The Washington PostDemocracy Dies in Darkness

Thousands of migrants have been abandoned in the Sahara. This is what their journey looks like.

A truck carrying goods and migrants drives through the Tenere desert region of the south-central Sahara in Niger on June 3. (Jerome Delay/AP)
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They are young and old, men, women and children, coming from places such as Nigeria, Niger, Mali, Sierra Leone, Liberia and elsewhere in West Africa. And they are trying to reach Europe.

Instead, these migrants, who cross through Algeria, are increasingly finding themselves stuck in the Sahara Desert, fending for their lives in extreme heat, far from the destinations they had in mind when they embarked on their dangerous journeys.

According to an Associated Press report this week, in the past 14 months, Algeria has expelled or denied entry to more than 13,000 migrants, pushing them south into the Sahara Desert in Niger and away from Europe. In the Sahara, temperatures reach well over 100 degrees, and outposts are few and far between. Migrants are often dehydrated, hungry, sick and lost. Most interviewed by the AP recall watching others succumb to the difficult conditions. It's tough for aid organizations to count how many migrants have died in the desert, where corpses lie in the sun until they are swallowed by sand.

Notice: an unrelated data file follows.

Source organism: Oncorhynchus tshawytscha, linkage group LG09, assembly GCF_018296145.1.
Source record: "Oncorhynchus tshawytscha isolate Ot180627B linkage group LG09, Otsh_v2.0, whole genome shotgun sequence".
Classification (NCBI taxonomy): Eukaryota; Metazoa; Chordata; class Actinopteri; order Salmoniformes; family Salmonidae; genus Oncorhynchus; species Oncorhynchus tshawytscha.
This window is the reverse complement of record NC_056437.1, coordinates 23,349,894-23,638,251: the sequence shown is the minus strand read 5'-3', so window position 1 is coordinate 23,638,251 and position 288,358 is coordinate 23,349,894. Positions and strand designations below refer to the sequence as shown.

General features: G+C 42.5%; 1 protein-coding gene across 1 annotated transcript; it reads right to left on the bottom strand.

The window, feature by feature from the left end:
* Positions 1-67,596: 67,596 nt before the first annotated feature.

Last year, the International Organization for Migration estimated that for every migrant who died in the Mediterranean, about two were dying in the Sahara. (In 2017, the IOM recorded 3,116 migrant deaths in the Mediterranean. The same year, the organization recorded 412 migrants dying as they attempted to cross the U.S.-Mexico border.)

The AP reported that Algeria is dropping migrants along the border with Niger and then forcing them across, sometimes at gunpoint. Migrants are finding it increasingly difficult to cross through North Africa because of European efforts to halt mass migration from the continent's northern shores.

The IOM began to count the number of people crossing on foot from Algeria's southern border into Niger in May 2017, when it tallied 135 individuals. Those numbers soon skyrocketed. In April 2018 alone, the IOM tallied 2,888 who were dropped at the same crossing.

Some then turn around and try again. Here is a glimpse into what their journey through the desert looks like.

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The Sahara is growing, thanks in part to climate change

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